عملکرد بخش آب شهری در آفریقا :تجزیه و تحلیل اثربخشی و بهره وری گرایش صحیح و گام به گام
|کد مقاله||سال انتشار||مقاله انگلیسی||ترجمه فارسی||تعداد کلمات|
|4591||2012||10 صفحه PDF||سفارش دهید||9046 کلمه|
Publisher : Elsevier - Science Direct (الزویر - ساینس دایرکت)
Journal : Utilities Policy, Volume 22, September 2012, Pages 31–40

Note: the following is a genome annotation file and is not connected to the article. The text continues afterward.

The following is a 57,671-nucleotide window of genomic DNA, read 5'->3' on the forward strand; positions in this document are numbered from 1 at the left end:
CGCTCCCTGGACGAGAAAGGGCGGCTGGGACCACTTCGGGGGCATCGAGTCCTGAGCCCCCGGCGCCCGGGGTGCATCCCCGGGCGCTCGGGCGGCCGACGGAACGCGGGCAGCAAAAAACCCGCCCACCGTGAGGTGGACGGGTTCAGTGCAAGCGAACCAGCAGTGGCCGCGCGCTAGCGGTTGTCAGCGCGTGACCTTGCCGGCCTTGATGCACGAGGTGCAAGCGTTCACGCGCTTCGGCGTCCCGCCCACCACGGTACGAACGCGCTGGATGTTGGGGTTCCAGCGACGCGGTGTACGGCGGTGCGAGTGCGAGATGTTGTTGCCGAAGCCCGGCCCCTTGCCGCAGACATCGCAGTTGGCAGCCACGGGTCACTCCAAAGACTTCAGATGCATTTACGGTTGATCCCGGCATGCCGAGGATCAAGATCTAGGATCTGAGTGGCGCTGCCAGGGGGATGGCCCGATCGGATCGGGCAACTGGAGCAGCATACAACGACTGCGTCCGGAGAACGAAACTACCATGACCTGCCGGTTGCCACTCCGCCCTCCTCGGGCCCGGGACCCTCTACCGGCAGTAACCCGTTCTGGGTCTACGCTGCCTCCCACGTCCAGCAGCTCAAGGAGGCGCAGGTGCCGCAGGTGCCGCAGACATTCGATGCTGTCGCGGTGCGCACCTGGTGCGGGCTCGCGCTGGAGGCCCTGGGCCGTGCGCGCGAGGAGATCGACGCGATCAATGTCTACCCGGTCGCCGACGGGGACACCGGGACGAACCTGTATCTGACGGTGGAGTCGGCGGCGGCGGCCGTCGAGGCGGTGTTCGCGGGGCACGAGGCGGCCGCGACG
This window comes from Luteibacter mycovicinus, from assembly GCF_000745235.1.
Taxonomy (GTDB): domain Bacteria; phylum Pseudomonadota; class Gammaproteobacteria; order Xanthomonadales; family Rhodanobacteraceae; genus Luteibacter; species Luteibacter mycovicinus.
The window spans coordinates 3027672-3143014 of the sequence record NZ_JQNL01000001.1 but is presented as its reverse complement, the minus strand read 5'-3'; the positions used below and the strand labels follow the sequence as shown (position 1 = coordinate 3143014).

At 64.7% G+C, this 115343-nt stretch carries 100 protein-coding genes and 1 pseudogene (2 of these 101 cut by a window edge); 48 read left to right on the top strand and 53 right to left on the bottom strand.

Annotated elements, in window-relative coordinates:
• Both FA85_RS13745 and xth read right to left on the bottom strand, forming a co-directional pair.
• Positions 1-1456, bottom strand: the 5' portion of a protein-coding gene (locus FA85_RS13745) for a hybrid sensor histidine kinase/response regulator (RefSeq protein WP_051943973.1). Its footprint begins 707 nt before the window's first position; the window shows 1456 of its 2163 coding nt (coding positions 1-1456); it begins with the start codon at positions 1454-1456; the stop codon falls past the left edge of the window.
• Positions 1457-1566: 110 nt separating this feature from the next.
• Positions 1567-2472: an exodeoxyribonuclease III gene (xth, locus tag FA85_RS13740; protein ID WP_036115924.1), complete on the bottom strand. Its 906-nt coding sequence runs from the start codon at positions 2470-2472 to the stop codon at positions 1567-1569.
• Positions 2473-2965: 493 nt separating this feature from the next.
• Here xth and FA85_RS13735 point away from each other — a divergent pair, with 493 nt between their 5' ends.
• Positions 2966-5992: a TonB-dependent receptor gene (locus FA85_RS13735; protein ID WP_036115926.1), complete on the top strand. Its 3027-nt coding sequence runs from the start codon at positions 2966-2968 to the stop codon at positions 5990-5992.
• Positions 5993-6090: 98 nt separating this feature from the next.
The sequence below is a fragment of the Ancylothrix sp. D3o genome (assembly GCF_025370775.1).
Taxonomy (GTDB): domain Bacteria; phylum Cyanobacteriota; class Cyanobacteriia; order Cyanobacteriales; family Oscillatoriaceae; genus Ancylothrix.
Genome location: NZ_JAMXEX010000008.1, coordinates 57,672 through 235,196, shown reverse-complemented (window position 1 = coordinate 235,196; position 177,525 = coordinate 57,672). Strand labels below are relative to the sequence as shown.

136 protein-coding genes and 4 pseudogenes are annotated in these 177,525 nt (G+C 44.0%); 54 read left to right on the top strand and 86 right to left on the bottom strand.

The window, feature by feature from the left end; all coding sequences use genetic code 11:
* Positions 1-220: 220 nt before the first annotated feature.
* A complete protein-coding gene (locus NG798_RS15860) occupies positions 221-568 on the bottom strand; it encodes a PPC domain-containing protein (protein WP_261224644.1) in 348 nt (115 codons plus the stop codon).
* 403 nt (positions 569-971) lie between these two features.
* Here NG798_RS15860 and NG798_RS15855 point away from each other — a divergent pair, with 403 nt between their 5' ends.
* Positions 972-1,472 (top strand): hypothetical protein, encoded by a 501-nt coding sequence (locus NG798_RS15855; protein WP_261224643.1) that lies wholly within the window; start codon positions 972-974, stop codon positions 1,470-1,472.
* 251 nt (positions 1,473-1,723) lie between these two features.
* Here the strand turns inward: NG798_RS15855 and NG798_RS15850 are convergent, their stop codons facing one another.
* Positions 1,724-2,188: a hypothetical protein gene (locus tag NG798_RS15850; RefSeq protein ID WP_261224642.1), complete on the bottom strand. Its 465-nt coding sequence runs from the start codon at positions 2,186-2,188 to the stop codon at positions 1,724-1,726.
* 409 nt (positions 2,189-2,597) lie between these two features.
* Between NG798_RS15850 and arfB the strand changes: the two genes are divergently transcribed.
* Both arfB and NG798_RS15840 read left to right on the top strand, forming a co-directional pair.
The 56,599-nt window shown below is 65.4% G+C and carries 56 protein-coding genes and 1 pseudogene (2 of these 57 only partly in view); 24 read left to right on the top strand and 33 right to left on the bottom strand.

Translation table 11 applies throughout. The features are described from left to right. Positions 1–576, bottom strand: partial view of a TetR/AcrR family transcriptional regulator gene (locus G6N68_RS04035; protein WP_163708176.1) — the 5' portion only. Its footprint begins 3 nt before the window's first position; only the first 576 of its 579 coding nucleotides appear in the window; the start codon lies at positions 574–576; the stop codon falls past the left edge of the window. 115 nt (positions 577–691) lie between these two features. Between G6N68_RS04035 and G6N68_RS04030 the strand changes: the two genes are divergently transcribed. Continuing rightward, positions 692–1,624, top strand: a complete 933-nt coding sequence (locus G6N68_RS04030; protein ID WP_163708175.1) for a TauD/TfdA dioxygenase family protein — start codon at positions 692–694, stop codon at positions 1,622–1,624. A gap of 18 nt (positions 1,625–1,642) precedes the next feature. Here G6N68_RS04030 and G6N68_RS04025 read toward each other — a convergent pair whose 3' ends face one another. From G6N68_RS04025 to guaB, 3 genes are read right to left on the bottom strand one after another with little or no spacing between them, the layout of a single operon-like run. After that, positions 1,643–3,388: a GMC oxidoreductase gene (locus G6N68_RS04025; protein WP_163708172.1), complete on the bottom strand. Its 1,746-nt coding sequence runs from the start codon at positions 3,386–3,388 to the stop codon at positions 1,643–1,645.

Productivity analyses focus on either efficiency or effectiveness. This paper provides a step-wise approach for evaluating utility performance. In a first step, utilities’ technical efficiency is estimated. In a second step, we examine utilities’ effectiveness in meeting existing customer demands for drinking water services within their licensed jurisdiction. The difference between inefficiency and ineffectiveness is decomposed in a third step. A final step explores country-specific (e.g., income per capita), sector specific (e.g., regulation) and utility-specific (e.g., density economies) inefficiency and ineffectiveness determinants. The four steps are applied to the African drinking water utilities. The results indicate that the utilities face technical inefficiency rather than ineffectiveness challenges. This is consistent across the various African regions. Economic development is positively and significantly associated with increased technical efficiency and effectiveness levels.